The European Union (EU) is a global shark fishing power. Its record on shark conservation greatly improved over the last 15 years, yet problematic aspects remain. After weakly or completely unregulated fishing resulted in epic depletion of many EU shark populations, Germany played an active role in developing a Community Shark Action Plan (CPOA) in 2009 that set the stage for significant EU shark policy improvements. The EU soon established new, science-based fishing limits and protections for many shark and ray species, strengthened the finning ban and championed numerous shark measures under international fisheries and wildlife treaties. In particular, Germany has led EU Member States in promoting the listing of sharks under the Convention on International Trade in Endangered Species (CITES), while countering Spain’s shark fishery advocacy in EU fisheries deliberations generally fell to the U.K. Given that CITES listings cannot be properly implemented without sound fishing limits, the departure of the U.K. from the EU leaves a troubling gap in shark conservation competence that Germany is well poised to fill. Such an evolution would require a shift or expansion of the German government’s focus with respect to shark policy, including active participation and coalition building in regional and EU-level fisheries negotiations. Such work is vital to achieving long-term sustainability for shark populations off Europe and beyond. We review Germany’s record in shark fisheries deliberations, highlight priority opportunities for progress, and offer recommendations for scientists and conservationists to assist.
4. Fishing impact mitigation for elasmobranch conservation: what we know and what we can do? The upcoming LIFE ELIFE project. Ioannis Giovos
About half of the elasmobranch species found in the Mediterranean Sea are threatened with extinction based on the latest regional IUCN assessment. Among other threats, bycatch has been identified as significant, as elasmobranch targeted fisheries are limited in the basin and several species are caught incidentally and often discarded dead. The multispecies nature of the Mediterranean professional fisheries and the variety of fishing gears used in different countries, or even regions, make mitigation efforts very challenging and often unsuccessful. At the same time, fishers are very skeptical in adopting new tools or good practices, since their profession has become marginal, as most stocks are overexploited and their income is decreasing rapidly. During the last decade, efforts have been made to mitigate elasmobranch bycatch and different tools and approaches have been successfully tested and applied. Here we present an overview of the best practices and efforts discussing their efficiency and practicability in the framework of the professional fisheries in the Mediterranean Sea. This work is implemented as a preparatory action for the new ELIFE project (LIFE18 NAT/IT/000846) which aims, at a later stage, to promote the best mitigation strategies and advance shark conservation in the Mediterranean by reducing/limiting the most crucial threat for their populations.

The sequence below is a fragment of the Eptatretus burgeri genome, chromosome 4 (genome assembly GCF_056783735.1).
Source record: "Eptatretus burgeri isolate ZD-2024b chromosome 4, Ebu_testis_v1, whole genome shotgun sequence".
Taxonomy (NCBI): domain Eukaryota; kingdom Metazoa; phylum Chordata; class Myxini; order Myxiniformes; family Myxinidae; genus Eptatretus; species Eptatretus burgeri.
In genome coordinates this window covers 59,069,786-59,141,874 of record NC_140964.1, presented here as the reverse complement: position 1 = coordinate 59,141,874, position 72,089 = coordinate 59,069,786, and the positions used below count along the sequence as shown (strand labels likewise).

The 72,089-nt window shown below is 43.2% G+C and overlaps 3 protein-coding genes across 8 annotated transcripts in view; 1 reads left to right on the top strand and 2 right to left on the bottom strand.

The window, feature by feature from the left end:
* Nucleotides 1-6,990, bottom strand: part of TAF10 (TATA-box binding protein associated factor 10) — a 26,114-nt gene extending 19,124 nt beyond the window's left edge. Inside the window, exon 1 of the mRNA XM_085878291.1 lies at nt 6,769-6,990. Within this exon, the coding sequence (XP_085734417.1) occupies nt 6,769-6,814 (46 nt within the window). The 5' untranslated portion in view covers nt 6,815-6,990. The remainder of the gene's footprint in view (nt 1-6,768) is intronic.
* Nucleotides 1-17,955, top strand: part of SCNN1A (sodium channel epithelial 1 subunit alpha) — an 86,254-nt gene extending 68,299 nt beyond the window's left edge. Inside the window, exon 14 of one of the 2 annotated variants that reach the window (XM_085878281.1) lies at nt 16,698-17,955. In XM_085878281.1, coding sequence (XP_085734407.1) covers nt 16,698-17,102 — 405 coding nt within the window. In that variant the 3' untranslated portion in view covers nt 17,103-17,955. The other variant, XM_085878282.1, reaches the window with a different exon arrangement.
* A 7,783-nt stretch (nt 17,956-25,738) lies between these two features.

Learn more: Follow Ioannis on twitter
5. Mind the Gap: implications for EU shark conservation in the wake of Brexit. Ali Hood.
On the 31st of January 2020 the UK left the European Union (EU). While the dust is yet to settle on many issues, including fisheries management, what is clear is the undeniable loss vis-à-vis vocal Member State support for shark conservation, in particular fisheries issues. Widely acknowledged as a dominant force in global shark fisheries, consumption and trade, three of the remaining 27 EU Member States rank in the top 20 shark catching nations (TRAFFIC 2019): Spain rank second. While the EU’s directed domestic fisheries have declined along with European shark populations, the EU exerts a strong influence on global ocean policy and presents a significant voting block in environment fora. The loss of one of the 28 Member states might not sound significant in itself, but when we consider the tenacity of the UK – Europe’s most outspoken shark champion – then the implications of the loss of this star from the EU’s constellation is far reaching and should engender concern. Conscious of shifts in the dynamics of the European Council, where decisions are subject to proportional representation, we acknowledge that the EU Commission has competency over fisheries issues. As such, fisheries management decisions are driven predominantly by Member States present at each round of EU negotiations, attendance at which will require prioritisation by the emerging champion States. So how do we restore the balance? Which Member States can be relied on to provide the vital counterpoint to the economic interests of the Spanish and Portuguese industry lobby? Consider Atlantic Shortfin Mako as a litmus test, especially given that the UK was often a lone voice in support of the ICCAT scientific advice throughout the 2019 EU negotiations. Will EU Member States have stepped-up to champion sharks by the ICCAT Mako intersessional this July? If not: mind the gap!
6. Make or Break for Makos: How EU hypocrisy is endangering one of the world’s most valuable sharks, and how to stop it. Sonja Fordham
The fate of one of the world’s most commercially valuable and intrinsically vulnerable sharks depends primarily on the actions of the European Union (EU). Shortfin makos (Isurus oxyrinchus) are fished by many nations, essentially without limit. Scientists estimate that North Atlantic catches must be immediately minimized to allow population recovery within 50 years. Spain has the world’s highest mako landings and the most influence on EU policies for the species. Thanks largely to the EU, the relevant regional body — the International Commission for the Conservation of Atlantic Tunas (ICCAT) — has protected other shark species, but has a history of inadequate mako measures. In 2019, the IUCN classified makos as Endangered on the Red List, ICCAT scientists underscored advice for a North Atlantic retention ban, and the EU helped list the species under the Convention on International Trade in Endangered Species (CITES). Nevertheless, the EU’s refusal to bend on an ICCAT proposal allowing continued landing of North Atlantic makos derailed attempts by 16 Parties to agree science-based limits. ICCAT negotiations continue in 2020 as the UK, lead shark champion among member states, exits the EU. Shifting the EU mako stance toward science relies on remaining member states filling this void. Such change is vital not only for preventing North Atlantic mako collapse, but for safeguarding the species worldwide. The crisis also highlights a divide between environmental and fisheries realms that hinders conservation of many shark species. Status updates and a path for ending EU opposition to mako protections will be offered.